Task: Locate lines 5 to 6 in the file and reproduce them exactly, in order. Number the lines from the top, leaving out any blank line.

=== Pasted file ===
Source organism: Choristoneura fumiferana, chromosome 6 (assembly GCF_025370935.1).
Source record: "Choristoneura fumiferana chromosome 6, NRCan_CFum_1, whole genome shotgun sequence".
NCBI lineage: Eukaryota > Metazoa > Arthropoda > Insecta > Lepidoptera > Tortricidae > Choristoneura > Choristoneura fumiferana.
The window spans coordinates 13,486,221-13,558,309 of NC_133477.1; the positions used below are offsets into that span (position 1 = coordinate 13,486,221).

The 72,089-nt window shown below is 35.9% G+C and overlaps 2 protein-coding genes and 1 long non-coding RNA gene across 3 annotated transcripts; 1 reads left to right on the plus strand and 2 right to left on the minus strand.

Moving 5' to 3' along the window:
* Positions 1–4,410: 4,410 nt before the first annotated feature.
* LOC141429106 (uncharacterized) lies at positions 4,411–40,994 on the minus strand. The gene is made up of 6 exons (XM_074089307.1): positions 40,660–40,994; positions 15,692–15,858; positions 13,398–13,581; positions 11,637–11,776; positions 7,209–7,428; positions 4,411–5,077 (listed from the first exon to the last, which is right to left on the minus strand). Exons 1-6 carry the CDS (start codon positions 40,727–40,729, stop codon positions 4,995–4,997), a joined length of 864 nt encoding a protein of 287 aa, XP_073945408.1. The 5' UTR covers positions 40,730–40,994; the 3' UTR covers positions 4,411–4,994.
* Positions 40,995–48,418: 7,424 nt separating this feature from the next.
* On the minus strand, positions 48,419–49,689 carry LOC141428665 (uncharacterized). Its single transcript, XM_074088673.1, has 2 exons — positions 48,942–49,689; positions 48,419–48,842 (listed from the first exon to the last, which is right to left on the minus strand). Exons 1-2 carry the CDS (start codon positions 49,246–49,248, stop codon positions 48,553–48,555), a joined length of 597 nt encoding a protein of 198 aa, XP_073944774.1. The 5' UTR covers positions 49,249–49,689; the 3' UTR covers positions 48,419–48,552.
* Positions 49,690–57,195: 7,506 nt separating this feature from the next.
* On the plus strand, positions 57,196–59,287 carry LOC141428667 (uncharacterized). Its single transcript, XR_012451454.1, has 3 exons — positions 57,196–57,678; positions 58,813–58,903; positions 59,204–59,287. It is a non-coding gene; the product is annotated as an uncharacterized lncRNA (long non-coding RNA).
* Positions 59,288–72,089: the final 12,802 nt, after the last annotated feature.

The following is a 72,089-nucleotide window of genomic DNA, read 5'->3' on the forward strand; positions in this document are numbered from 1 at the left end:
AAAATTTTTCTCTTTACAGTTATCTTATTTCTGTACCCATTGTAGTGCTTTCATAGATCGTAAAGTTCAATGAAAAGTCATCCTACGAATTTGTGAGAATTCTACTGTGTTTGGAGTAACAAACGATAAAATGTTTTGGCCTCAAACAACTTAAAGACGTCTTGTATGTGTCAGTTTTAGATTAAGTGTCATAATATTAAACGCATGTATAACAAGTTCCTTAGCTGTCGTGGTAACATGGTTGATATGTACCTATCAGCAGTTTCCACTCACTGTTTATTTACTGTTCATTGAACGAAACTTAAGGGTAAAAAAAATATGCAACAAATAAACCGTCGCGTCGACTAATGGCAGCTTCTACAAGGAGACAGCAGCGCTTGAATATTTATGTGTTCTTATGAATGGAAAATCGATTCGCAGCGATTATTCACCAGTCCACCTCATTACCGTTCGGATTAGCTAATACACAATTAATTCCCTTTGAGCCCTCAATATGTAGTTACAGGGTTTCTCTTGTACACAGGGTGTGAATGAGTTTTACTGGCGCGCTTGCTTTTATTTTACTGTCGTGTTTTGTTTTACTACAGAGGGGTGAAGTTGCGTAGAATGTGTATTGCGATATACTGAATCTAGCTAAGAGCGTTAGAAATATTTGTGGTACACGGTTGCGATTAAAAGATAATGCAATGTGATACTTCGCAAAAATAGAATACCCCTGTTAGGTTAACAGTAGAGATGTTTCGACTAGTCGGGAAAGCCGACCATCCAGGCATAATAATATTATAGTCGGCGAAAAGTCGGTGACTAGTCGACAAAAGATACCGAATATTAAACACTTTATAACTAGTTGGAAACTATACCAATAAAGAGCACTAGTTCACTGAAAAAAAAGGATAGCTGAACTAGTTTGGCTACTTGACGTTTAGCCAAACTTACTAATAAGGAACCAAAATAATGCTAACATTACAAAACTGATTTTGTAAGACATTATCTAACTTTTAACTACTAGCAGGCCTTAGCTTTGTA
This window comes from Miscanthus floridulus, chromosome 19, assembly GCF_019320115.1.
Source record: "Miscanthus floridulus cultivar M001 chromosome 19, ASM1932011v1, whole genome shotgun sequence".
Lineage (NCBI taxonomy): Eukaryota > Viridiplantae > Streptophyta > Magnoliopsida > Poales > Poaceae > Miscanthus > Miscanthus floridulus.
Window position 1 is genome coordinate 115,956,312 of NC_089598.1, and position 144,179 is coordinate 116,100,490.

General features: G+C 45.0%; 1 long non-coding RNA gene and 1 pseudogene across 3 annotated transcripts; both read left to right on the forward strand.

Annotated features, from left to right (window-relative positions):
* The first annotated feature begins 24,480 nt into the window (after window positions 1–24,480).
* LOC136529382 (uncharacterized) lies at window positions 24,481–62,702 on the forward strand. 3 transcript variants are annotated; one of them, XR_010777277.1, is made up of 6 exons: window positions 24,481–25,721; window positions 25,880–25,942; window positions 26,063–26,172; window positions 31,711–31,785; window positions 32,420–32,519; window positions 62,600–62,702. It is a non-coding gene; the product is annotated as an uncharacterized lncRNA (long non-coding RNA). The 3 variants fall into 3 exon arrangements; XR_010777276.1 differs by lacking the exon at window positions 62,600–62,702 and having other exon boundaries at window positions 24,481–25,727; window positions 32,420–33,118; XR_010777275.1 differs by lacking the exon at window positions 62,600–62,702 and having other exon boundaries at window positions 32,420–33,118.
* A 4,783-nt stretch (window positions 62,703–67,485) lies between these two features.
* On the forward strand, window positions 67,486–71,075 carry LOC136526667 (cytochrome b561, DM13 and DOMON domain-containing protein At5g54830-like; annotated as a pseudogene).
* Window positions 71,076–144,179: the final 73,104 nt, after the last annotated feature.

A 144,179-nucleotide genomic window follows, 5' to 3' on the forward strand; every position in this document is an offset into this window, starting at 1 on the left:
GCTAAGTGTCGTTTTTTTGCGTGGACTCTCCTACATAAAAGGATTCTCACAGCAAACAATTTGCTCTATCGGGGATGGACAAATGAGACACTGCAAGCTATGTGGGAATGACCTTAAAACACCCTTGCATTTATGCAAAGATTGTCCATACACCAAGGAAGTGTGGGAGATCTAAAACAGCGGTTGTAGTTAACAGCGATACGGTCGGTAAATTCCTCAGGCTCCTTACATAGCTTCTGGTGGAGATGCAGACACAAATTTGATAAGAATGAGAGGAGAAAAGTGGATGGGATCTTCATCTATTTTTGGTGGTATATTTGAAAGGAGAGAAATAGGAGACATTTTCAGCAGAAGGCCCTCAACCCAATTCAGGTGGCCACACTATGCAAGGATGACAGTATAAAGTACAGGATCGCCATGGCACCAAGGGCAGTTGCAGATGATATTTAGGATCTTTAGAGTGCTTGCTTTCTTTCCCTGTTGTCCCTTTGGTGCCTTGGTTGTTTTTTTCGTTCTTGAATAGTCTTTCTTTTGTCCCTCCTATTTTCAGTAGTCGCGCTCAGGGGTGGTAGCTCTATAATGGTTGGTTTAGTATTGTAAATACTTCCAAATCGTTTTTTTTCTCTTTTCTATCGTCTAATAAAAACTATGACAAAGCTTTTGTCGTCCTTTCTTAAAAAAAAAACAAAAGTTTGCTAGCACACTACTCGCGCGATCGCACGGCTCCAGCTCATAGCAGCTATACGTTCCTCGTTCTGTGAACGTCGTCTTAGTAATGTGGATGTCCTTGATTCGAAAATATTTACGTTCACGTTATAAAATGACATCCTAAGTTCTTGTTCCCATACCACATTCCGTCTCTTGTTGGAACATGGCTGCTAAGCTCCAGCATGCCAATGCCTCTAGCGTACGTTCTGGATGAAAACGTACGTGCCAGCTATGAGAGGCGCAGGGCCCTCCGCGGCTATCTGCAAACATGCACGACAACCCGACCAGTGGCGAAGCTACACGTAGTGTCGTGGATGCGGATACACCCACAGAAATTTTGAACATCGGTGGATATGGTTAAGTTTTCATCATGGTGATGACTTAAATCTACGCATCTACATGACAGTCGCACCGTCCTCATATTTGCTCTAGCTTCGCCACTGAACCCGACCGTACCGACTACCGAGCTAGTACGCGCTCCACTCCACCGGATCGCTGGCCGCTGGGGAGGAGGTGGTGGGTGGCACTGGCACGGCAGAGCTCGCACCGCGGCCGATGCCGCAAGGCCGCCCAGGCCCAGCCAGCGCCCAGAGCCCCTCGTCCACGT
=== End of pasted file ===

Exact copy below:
The 72,089-nt window shown below is 35.9% G+C and overlaps 2 protein-coding genes and 1 long non-coding RNA gene across 3 annotated transcripts; 1 reads left to right on the plus strand and 2 right to left on the minus strand.

Moving 5' to 3' along the window: